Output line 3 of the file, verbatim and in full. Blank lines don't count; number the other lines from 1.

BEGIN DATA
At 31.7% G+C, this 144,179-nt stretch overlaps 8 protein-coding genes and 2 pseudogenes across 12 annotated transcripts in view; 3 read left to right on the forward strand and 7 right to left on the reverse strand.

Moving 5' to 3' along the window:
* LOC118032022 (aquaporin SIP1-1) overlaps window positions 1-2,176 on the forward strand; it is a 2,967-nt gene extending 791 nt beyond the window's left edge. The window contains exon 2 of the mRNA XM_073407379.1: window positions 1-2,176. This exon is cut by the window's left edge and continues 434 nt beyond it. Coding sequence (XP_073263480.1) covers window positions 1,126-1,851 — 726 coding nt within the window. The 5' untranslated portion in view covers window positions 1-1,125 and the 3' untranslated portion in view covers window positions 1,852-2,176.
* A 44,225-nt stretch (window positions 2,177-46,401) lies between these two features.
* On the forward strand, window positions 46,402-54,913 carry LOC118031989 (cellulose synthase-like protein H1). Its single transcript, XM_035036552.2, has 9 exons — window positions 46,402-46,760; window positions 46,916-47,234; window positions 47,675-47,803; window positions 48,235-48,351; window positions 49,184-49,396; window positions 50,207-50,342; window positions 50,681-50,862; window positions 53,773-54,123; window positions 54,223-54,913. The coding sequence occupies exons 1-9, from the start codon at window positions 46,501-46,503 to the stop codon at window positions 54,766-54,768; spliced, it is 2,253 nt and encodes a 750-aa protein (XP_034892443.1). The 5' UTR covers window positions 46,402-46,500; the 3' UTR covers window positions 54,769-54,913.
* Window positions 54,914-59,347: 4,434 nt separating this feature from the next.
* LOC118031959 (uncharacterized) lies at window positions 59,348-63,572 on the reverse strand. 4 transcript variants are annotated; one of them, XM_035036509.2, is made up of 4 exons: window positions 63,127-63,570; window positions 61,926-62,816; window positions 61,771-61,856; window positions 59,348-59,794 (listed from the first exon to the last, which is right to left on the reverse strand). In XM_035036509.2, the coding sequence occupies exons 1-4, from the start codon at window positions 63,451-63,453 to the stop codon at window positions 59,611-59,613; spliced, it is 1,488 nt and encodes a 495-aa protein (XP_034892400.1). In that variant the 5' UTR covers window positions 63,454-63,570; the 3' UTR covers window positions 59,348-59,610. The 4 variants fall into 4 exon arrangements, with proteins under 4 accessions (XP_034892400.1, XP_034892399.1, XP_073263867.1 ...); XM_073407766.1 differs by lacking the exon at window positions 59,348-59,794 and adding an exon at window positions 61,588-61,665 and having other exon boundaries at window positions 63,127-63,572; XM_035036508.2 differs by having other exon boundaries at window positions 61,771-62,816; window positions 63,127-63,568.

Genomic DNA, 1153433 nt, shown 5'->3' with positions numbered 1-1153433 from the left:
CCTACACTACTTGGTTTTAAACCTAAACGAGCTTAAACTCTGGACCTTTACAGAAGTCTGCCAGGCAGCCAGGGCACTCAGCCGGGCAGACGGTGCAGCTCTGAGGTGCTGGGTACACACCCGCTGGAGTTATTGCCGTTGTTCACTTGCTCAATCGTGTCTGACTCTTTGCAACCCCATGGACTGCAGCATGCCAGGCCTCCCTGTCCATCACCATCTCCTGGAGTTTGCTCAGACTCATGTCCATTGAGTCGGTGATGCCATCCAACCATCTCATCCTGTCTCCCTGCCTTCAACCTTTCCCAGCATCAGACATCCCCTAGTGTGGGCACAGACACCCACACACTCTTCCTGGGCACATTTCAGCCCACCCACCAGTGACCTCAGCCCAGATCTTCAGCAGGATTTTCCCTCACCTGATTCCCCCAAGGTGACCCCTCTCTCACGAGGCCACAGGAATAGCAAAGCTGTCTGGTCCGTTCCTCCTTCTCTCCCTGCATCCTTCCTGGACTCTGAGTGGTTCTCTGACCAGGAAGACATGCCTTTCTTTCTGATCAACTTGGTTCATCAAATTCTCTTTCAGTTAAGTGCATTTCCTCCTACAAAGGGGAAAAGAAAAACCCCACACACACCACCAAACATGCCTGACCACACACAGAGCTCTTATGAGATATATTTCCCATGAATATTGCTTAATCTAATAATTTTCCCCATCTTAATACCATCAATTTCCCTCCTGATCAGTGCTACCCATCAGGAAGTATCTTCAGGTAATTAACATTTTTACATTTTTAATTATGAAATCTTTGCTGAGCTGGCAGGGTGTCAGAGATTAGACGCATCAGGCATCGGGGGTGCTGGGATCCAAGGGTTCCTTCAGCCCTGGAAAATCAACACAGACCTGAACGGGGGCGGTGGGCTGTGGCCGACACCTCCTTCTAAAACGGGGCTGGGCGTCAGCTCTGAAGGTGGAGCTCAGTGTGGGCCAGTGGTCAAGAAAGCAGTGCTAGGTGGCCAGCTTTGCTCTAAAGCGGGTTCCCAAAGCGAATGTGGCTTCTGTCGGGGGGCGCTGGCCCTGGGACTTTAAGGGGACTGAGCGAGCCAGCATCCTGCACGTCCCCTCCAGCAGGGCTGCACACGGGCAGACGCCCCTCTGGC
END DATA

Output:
* LOC118032022 (aquaporin SIP1-1) overlaps window positions 1-2,176 on the forward strand; it is a 2,967-nt gene extending 791 nt beyond the window's left edge. The window contains exon 2 of the mRNA XM_073407379.1: window positions 1-2,176. This exon is cut by the window's left edge and continues 434 nt beyond it. Coding sequence (XP_073263480.1) covers window positions 1,126-1,851 — 726 coding nt within the window. The 5' untranslated portion in view covers window positions 1-1,125 and the 3' untranslated portion in view covers window positions 1,852-2,176.